Dear Emily Yoffe (AKA Dear Prudence),

I wanted to write you this letter to thank you. I am sure you get a lot of these letters since you deal with giving advice all of the time. I am also sure you get your share of letters disagreeing with you.

I will be honest; I do not read your advice column that often. A lot of times the topics do not interest me, so I skip them on my Facebook feed. You have said things in the past that I do not agree with. We do not share the same views on many topics.

I will say, I do agree with your advice on fat shaming.

About a month ago I saw a Dear Prudence called Butter Brawl.

A woman wrote to you about her Thanksgiving dinner. She said that her cousin, who recently lost a lot of weight, was giving her a hard time because of her size. The comments escalated. Finally, her cousin called her Shamu because of the black dress she was wearing.

So the woman threw mashed potatoes at her and kicked her out of her house.

I liked your reply. I agree that violence is never the answer, but I cannot lie when I admit that I have wanted to do that before. I have had those comments made to me in the past.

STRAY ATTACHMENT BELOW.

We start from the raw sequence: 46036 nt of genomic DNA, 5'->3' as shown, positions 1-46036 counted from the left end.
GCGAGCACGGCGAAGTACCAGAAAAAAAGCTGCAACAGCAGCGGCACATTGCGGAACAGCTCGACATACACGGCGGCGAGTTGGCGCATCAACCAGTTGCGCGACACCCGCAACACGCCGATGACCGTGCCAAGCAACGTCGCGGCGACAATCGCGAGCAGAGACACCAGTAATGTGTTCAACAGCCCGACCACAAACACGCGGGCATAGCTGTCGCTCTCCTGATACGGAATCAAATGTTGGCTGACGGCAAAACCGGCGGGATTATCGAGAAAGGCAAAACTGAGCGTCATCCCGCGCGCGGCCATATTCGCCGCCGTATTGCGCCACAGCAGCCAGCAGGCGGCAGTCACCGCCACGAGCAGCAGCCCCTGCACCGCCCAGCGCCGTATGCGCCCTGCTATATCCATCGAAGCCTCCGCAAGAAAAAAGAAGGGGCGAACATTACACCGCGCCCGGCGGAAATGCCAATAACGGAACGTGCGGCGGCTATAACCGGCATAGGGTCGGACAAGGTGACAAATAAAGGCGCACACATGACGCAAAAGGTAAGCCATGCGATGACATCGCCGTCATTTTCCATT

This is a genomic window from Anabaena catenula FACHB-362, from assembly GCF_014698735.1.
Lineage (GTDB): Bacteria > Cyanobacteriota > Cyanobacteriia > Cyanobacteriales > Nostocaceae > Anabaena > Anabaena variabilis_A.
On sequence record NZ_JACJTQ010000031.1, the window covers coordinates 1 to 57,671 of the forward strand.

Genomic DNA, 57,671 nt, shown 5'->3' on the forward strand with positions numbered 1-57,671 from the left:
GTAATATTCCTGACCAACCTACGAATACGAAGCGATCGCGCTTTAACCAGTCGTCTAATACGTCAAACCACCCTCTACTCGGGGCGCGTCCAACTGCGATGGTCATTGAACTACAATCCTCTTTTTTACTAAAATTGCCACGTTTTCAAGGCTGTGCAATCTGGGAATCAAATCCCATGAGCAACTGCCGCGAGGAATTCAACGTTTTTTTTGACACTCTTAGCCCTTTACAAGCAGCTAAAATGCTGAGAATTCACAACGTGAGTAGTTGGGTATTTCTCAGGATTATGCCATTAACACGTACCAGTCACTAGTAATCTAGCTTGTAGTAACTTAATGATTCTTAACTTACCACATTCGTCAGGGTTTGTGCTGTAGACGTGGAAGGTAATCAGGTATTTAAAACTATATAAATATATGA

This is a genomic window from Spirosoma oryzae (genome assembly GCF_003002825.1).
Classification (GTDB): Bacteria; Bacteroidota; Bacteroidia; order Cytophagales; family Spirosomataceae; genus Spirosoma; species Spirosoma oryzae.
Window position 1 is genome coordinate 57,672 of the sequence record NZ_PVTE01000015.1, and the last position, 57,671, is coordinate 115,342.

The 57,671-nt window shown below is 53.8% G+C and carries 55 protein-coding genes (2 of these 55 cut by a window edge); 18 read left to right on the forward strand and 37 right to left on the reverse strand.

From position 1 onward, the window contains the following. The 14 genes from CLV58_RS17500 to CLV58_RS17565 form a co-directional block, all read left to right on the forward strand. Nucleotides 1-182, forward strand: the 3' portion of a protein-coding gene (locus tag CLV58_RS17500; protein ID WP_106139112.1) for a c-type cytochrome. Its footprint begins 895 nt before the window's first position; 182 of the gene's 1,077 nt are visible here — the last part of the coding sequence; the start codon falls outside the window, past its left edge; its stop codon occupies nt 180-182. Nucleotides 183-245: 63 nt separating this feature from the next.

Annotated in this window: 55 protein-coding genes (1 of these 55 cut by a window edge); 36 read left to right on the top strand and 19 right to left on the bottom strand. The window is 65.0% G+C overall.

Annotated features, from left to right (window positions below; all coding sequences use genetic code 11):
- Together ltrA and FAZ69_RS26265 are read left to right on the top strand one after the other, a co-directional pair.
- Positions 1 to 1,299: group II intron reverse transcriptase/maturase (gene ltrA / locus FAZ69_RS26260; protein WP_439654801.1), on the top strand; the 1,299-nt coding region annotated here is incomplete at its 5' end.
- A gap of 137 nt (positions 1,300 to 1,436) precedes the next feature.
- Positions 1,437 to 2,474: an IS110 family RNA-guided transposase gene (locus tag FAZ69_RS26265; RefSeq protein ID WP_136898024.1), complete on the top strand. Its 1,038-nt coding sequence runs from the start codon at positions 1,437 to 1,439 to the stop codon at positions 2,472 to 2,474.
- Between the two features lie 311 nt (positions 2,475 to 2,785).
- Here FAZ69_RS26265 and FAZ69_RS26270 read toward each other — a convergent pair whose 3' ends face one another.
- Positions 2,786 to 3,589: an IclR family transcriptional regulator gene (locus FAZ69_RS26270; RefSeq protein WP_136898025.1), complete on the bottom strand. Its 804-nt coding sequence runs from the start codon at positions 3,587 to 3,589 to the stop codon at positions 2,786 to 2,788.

It was refreshing to see someone give rational advice and not the “maybe you should lose weight” response. It was nice to not see the “maybe you should get a personal trainer” retort.

Today I saw a new Dear Prudence called Goading Granny.

It was about a father’s son whose wife was “plus size”. The father’s mother made comments about her weight, so the son did not want to speak to her. In fact, the son had a destination wedding away from the family just because of the comments.

The father was trying to get his son and his mother to make amends.

In the middle of the letter, the father made this comment…

My mother will not promise to hold her tongue about my DIL’s “horrid fat.” In desperation, I at one point offered to pay for a personal trainer or even gastric bypass, but that only led to a huge argument with my son.

Once again, your reply was excellent. I thought that your advice made sense, and I liked the fact that you addressed the father’s comments as well.

I think for many it is easier to tell someone to lose weight rather than accept the person for who they are today. For people who have not dealt with actual weight issues, it seems so simple that everything works out if you just eat less and move more.

It is not like that all of the time.

To me, these letters were not about weight. They were about respect of people. You understood that. You addressed that.

So I wanted to thank you.

Because I feel that your advice  on fat shaming is much better than Dear Abby’s advice.


Tony Posnanski

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